When I was a child I thought that being famous and a millionaire was the closest thing to paradise that a human being could experience. And I confess that, many times, I wanted to be on that side of the screen where the “idols” of my time were.
Over time, the fictitious idea that artists have a perfect life has crumbled. The icons of yesteryear have left great lessons about the importance of taking care of mental health. Today’s artists are not afraid to reveal their feelings, confess their weaknesses and tell the details of their most difficult moments. For good, somehow, and perhaps unintentionally, this gesture brings them closer to their followers who feel more identified by understanding that celebrities are more human than gods.
Successes and failures
Throughout history, fame is linked to sad stories of sexual abuse, addictions and anxiety crises that for many have been marks that are difficult to erase; others have managed to overcome it and enjoy emotional well-being. They even help other people with their testimony.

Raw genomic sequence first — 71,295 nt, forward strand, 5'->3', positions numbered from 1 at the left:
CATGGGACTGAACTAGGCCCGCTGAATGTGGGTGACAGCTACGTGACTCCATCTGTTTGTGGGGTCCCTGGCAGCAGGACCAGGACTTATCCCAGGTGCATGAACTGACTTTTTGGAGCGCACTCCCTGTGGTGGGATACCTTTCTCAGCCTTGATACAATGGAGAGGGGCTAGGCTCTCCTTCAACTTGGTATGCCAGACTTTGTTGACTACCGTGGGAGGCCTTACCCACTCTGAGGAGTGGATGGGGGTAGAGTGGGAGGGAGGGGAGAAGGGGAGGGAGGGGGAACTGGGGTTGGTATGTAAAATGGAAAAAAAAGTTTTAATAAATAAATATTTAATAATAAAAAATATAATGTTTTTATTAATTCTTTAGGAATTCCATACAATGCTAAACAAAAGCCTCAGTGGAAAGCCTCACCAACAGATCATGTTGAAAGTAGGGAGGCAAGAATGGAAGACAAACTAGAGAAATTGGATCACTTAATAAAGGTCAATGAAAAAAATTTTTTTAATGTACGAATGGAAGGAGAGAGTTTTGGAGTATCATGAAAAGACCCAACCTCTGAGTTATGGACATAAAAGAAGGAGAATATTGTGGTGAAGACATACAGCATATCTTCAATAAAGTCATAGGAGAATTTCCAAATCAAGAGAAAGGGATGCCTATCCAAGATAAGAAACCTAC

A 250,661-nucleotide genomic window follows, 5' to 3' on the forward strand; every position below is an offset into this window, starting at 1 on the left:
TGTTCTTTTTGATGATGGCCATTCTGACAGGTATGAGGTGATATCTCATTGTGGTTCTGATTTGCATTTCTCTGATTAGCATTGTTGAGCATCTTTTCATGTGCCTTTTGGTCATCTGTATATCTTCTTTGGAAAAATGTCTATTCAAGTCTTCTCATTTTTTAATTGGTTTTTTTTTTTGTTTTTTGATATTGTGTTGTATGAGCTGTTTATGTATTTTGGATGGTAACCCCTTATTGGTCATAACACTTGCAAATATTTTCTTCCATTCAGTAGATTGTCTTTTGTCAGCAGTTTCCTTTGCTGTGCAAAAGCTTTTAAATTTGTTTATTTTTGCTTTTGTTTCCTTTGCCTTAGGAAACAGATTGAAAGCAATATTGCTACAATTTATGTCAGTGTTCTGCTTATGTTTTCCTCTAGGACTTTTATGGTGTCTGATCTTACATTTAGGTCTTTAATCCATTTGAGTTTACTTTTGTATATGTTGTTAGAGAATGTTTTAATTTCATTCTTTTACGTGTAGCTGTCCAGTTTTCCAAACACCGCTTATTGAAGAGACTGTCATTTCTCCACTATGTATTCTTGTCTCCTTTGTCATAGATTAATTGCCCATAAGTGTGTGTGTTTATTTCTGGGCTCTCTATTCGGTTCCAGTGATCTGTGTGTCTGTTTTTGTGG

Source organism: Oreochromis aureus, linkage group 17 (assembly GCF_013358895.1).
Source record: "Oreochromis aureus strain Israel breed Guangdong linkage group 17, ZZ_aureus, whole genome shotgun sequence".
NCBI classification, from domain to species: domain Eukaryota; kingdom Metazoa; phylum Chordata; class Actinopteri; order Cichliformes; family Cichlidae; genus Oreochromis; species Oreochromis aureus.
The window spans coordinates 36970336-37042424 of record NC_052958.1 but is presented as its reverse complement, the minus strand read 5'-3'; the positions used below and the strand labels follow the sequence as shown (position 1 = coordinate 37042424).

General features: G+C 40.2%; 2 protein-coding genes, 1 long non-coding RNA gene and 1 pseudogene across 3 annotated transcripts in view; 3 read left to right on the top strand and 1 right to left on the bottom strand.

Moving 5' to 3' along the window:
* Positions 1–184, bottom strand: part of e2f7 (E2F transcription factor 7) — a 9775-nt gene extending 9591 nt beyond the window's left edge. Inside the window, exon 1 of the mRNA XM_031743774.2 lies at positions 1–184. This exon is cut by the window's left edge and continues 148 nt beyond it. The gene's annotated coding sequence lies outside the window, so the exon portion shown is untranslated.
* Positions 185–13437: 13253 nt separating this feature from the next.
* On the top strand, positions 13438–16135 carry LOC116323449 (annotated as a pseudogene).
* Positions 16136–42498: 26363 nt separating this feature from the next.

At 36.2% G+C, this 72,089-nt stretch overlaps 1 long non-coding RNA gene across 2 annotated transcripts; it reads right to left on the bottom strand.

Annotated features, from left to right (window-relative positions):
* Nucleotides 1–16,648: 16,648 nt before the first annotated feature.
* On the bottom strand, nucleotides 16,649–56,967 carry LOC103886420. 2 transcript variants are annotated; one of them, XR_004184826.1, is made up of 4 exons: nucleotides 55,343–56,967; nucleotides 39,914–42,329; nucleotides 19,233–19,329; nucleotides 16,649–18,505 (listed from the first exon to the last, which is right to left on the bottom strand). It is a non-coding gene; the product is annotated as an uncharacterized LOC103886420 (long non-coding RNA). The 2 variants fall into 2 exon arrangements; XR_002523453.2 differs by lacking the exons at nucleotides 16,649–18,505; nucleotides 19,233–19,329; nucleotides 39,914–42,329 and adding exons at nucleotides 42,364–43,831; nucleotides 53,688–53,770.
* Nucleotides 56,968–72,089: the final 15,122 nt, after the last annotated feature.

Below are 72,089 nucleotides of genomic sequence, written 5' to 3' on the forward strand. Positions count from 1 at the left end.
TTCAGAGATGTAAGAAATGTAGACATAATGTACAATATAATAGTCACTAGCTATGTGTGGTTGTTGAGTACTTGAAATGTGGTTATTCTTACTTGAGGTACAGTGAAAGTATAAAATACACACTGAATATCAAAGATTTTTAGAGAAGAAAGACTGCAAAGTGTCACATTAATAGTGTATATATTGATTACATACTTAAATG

Elvis Presley, for example, attended church, however, success and easy money brought his life to ruin. The “king of rock”, he lived on the edge between amphetamines, women and fans. There were moments of greatness, but little by little, his pace of life led him to self-destruction.
Marilyn Monroe, called “the woman of many men and no love”, lived marked by loneliness, addictions and a chronic neurosis. A vulnerable woman hiding in the costume of a powerful diva.
At the last installment of the American Music Awards I was moved to hear Selena Gomez’s speech. The rock artist, who had conquered Disney, confessed that she “had everything, but she was absolutely broken inside.”
Actress Demi Lovato has confessed that she suffered from anorexia, bulimia and bipolarity. Britney Spears, princess of pop, suffered from postpartum depression. Comedian Jim Carrey revealed that she suffers from depression after her divorce.
These episodes of depression and loneliness are not exclusive to international artists. Martha Heredia, Fausto Mata, Rafely Rosario and recently the urban exponent La Ross María, have gone through situations of anguish and anxiety.
These experiences make it clear that it is becoming increasingly important to take care of mental health. We are all vulnerable at some point. Depression is not a tantrum, it is not a game, it is a wake-up call that needs attention.
Ignoring the situation does not solve it. Understand, without judging. Loving each other and seeking professional support is the most sensible thing we can do.
See you Monday!